What Does It Mean to Be a Rare Disease?
Chances are, you or someone you know has been diagnosed with a rare disease and that is why you are here, reading this now. You are not alone if you are not fully aware of what a rare disease is, who it impacts, and how it is treated.
What is a rare disease?
A rare disease is one that affects fewer than 200,000 people in the United States. In the past, rare diseases did not have treatment development because drug companies did not fund research and development. Laws have since been passed to encourage drug companies to develop treatments for rare diseases.1
There are an estimated 7,000 rare diseases in the United States. Because most rare diseases are not tracked, the exact number of rare diseases is not fully known.1
What treatments are being developed for rare diseases?
Although research, development, and funding for rare diseases have increased significantly over the years, many rare diseases do not have treatment.
National and state organizations have been formed to help in the treatment research, development, and funding of rare diseases.
Is narcolepsy a rare disease?
Narcolepsy is classified as a rare disease. The exact number of Americans impacted by narcolepsy is unknown, but it is estimated to be 1 in every 2,000 people in the United States. Because narcolepsy can go undetected and is underdiagnosed, this number is likely much higher.2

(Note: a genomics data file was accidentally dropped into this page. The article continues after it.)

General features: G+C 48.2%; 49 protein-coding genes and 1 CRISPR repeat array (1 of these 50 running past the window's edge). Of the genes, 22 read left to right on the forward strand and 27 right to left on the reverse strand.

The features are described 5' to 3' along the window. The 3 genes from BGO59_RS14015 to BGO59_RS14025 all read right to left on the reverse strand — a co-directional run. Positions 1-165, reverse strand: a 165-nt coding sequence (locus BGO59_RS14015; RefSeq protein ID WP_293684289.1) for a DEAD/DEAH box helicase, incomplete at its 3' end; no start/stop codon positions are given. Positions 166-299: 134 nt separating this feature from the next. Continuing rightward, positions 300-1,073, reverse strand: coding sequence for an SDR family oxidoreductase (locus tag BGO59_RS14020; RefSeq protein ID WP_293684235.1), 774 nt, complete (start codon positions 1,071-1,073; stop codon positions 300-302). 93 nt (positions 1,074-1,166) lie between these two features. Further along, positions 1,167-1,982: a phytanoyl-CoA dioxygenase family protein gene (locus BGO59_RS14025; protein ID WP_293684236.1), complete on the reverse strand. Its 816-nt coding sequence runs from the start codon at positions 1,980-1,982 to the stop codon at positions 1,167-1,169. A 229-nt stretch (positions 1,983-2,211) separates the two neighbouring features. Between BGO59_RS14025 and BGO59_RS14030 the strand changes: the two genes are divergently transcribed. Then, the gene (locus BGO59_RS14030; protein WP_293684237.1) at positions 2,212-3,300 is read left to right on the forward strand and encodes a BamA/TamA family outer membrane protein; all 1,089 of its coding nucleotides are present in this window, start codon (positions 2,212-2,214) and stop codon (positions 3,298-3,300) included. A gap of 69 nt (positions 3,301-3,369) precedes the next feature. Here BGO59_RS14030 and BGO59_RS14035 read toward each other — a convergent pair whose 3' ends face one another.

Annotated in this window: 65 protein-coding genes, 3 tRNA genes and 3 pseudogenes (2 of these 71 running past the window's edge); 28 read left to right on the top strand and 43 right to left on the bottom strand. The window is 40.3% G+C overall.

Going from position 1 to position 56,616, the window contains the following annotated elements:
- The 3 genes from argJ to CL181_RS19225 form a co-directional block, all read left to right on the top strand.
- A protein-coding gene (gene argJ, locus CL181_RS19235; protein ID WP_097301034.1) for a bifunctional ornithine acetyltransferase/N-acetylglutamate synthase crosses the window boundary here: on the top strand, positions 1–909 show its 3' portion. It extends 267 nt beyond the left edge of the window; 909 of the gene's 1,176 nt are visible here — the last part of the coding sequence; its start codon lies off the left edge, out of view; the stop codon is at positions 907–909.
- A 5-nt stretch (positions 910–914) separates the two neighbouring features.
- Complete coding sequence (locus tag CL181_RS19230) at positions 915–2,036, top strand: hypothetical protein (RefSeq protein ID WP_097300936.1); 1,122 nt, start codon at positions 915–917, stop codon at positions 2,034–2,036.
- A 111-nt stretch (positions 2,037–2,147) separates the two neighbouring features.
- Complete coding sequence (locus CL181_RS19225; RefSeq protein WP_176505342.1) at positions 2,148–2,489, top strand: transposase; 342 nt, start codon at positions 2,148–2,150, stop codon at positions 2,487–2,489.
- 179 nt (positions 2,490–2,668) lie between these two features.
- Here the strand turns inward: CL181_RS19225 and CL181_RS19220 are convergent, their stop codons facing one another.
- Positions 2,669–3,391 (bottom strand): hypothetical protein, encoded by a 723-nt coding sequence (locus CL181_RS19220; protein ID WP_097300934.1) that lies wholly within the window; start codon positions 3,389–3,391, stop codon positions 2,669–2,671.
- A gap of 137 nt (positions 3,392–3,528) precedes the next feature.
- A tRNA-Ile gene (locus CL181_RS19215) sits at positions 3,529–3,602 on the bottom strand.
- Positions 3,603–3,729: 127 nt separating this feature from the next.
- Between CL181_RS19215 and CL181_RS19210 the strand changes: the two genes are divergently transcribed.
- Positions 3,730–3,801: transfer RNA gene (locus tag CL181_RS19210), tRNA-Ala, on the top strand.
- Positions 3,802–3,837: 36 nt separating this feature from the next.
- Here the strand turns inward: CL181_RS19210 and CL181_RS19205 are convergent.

Many individuals are diagnosed with narcolepsy during school age, when falling asleep becomes problematic. However, it is not uncommon for many others to wait 10 to 15 years before receiving a diagnosis.3
What role does research play in rare diseases?
Studies and research are instrumental in the evolution of treatment and disease management for rare diseases. Because of the difficulties in diagnosis, research and development may be much slower for rare diseases such as narcolepsy.
Participation in clinical trials may be a good opportunity to take part in the advancement of treatment and management of narcolepsy. Start a conversation with your doctor about your interest in clinical trial participation. There might be a clinical trial that not only helps you, but could also advance the treatment of narcolepsy for others.
What advocacy opportunities are there for narcolepsy?
Advocacy for rare diseases like narcolepsy is important for continued research, development, and treatment of the disease. Advocacy for narcolepsy may include:4,5
- Participation in Rare Disease Week: This free, week-long event held in Washington, D.C., brings together more than 500 disease advocates who learn how to lobby Congress. Advocates gain valuable information about how to help develop and change laws related to rare diseases.
- Supporting and joining advocacy groups: These can help you connect with others who are impacted by narcolepsy, and provide valuable information and education about the disease. The National Organization for Rare Disorders (NORD) is a good place to start and learn more about rare disease advocacy.
Remember: having a rare disease such as narcolepsy may seem isolating, but you are not alone. Find your voice and the support you need by looking into advocacy, support groups, and clinical research. Rare disease treatments and advancements rely on the advocacy and determination of those like you.
Do any of your family and/or friends also have narcolepsy?